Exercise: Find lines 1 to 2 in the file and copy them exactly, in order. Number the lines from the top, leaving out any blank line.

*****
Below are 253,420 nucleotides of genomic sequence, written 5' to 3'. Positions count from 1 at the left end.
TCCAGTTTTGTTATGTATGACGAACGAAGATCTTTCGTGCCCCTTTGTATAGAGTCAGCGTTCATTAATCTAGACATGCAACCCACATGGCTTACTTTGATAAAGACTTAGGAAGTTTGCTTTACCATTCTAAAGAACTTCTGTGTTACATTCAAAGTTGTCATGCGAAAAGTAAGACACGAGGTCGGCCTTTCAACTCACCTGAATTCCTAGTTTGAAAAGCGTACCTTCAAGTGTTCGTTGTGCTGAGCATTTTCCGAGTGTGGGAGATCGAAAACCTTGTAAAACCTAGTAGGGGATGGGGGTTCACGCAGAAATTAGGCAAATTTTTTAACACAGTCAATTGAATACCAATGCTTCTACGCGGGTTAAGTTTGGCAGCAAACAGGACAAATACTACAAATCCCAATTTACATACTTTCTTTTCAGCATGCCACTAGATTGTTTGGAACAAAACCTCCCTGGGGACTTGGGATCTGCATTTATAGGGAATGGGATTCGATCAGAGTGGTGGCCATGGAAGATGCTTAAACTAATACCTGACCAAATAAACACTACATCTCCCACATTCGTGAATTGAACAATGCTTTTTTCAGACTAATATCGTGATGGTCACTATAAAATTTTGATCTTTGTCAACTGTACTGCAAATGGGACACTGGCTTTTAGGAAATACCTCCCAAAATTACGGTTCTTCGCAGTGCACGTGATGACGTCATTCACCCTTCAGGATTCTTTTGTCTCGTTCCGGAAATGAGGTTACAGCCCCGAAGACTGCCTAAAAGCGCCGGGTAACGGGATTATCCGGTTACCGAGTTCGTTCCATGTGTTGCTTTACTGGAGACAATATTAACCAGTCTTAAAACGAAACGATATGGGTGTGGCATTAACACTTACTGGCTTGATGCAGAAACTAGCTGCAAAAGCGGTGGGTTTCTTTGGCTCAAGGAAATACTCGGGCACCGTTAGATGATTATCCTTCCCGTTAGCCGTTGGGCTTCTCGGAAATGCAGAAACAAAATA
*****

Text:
Below are 253,420 nucleotides of genomic sequence, written 5' to 3'. Positions count from 1 at the left end.
TCCAGTTTTGTTATGTATGACGAACGAAGATCTTTCGTGCCCCTTTGTATAGAGTCAGCGTTCATTAATCTAGACATGCAACCCACATGGCTTACTTTGATAAAGACTTAGGAAGTTTGCTTTACCATTCTAAAGAACTTCTGTGTTACATTCAAAGTTGTCATGCGAAAAGTAAGACACGAGGTCGGCCTTTCAACTCACCTGAATTCCTAGTTTGAAAAGCGTACCTTCAAGTGTTCGTTGTGCTGAGCATTTTCCGAGTGTGGGAGATCGAAAACCTTGTAAAACCTAGTAGGGGATGGGGGTTCACGCAGAAATTAGGCAAATTTTTTAACACAGTCAATTGAATACCAATGCTTCTACGCGGGTTAAGTTTGGCAGCAAACAGGACAAATACTACAAATCCCAATTTACATACTTTCTTTTCAGCATGCCACTAGATTGTTTGGAACAAAACCTCCCTGGGGACTTGGGATCTGCATTTATAGGGAATGGGATTCGATCAGAGTGGTGGCCATGGAAGATGCTTAAACTAATACCTGACCAAATAAACACTACATCTCCCACATTCGTGAATTGAACAATGCTTTTTTCAGACTAATATCGTGATGGTCACTATAAAATTTTGATCTTTGTCAACTGTACTGCAAATGGGACACTGGCTTTTAGGAAATACCTCCCAAAATTACGGTTCTTCGCAGTGCACGTGATGACGTCATTCACCCTTCAGGATTCTTTTGTCTCGTTCCGGAAATGAGGTTACAGCCCCGAAGACTGCCTAAAAGCGCCGGGTAACGGGATTATCCGGTTACCGAGTTCGTTCCATGTGTTGCTTTACTGGAGACAATATTAACCAGTCTTAAAACGAAACGATATGGGTGTGGCATTAACACTTACTGGCTTGATGCAGAAACTAGCTGCAAAAGCGGTGGGTTTCTTTGGCTCAAGGAAATACTCGGGCACCGTTAGATGATTATCCTTCCCGTTAGCCGTTGGGCTTCTCGGAAATGCAGAAACAAAATA